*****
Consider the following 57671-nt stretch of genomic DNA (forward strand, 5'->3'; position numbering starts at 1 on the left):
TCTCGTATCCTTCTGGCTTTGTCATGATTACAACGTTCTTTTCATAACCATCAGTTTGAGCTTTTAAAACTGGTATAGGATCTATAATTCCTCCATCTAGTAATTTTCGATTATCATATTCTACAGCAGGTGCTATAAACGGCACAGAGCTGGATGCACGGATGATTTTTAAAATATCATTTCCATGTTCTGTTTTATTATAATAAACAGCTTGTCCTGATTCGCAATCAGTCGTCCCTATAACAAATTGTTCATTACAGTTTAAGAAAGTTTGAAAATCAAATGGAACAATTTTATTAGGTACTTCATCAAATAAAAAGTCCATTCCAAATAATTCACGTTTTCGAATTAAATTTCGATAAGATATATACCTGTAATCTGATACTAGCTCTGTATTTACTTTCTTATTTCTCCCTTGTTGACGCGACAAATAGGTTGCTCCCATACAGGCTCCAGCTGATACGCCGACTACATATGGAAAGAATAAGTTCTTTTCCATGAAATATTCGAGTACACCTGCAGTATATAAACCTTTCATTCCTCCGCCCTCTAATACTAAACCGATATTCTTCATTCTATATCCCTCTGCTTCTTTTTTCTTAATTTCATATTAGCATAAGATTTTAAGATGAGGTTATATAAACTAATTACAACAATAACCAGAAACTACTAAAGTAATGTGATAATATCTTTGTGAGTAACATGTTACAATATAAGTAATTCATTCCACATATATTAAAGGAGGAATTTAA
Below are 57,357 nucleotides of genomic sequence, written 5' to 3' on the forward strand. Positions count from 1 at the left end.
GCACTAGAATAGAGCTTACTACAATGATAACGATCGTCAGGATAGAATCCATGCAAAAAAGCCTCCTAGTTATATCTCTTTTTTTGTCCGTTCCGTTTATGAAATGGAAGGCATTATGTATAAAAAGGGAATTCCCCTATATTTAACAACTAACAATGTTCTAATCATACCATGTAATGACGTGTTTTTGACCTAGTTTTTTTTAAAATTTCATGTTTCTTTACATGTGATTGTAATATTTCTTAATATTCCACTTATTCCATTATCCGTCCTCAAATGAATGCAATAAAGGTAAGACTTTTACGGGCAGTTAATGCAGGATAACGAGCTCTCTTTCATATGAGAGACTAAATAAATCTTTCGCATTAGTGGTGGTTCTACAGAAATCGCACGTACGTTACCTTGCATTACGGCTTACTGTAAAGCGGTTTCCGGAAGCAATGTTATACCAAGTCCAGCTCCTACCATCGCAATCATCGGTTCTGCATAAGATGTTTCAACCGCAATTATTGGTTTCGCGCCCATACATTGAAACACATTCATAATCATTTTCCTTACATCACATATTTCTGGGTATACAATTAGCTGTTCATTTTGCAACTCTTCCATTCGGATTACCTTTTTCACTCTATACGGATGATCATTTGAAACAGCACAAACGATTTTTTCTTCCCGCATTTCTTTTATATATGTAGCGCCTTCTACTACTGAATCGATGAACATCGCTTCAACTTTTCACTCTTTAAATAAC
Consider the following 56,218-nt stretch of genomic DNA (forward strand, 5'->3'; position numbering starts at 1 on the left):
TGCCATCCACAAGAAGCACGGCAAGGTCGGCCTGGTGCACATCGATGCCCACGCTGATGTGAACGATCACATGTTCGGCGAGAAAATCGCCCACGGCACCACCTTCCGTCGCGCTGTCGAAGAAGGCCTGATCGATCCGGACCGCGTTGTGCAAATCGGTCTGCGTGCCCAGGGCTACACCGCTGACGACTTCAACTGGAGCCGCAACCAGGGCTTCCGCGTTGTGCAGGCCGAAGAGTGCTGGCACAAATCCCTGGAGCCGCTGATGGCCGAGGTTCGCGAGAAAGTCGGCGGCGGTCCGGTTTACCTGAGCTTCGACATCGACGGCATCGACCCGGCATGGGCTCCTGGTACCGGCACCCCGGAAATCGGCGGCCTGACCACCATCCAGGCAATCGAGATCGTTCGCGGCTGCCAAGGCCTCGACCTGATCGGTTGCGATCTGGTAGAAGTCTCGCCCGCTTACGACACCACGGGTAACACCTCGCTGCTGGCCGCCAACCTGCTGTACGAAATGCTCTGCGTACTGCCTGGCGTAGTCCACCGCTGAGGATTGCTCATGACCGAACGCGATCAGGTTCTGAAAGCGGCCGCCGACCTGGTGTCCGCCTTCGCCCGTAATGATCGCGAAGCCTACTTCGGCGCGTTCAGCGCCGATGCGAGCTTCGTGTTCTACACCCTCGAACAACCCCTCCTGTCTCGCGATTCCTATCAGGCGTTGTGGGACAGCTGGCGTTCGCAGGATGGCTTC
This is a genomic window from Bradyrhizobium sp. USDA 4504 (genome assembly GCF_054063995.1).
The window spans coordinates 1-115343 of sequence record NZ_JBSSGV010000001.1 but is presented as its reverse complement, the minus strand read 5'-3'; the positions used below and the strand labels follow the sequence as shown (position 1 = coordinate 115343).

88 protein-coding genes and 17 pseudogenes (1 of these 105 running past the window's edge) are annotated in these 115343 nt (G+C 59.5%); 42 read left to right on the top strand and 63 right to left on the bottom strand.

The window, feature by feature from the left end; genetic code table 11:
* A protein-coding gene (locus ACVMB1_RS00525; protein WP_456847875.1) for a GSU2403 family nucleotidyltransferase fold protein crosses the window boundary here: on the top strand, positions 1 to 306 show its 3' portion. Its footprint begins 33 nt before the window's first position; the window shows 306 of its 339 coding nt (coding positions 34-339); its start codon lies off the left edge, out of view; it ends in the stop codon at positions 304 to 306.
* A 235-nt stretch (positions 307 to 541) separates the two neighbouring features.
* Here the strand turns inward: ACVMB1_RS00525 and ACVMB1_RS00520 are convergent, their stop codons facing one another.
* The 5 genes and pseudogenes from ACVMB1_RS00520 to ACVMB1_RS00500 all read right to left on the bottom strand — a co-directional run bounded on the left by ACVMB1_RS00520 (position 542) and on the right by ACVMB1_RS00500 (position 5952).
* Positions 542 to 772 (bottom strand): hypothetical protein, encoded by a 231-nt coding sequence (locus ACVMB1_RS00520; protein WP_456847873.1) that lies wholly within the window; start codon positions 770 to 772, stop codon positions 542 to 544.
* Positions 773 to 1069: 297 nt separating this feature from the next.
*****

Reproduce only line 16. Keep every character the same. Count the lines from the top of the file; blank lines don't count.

* Positions 773 to 1069: 297 nt separating this feature from the next.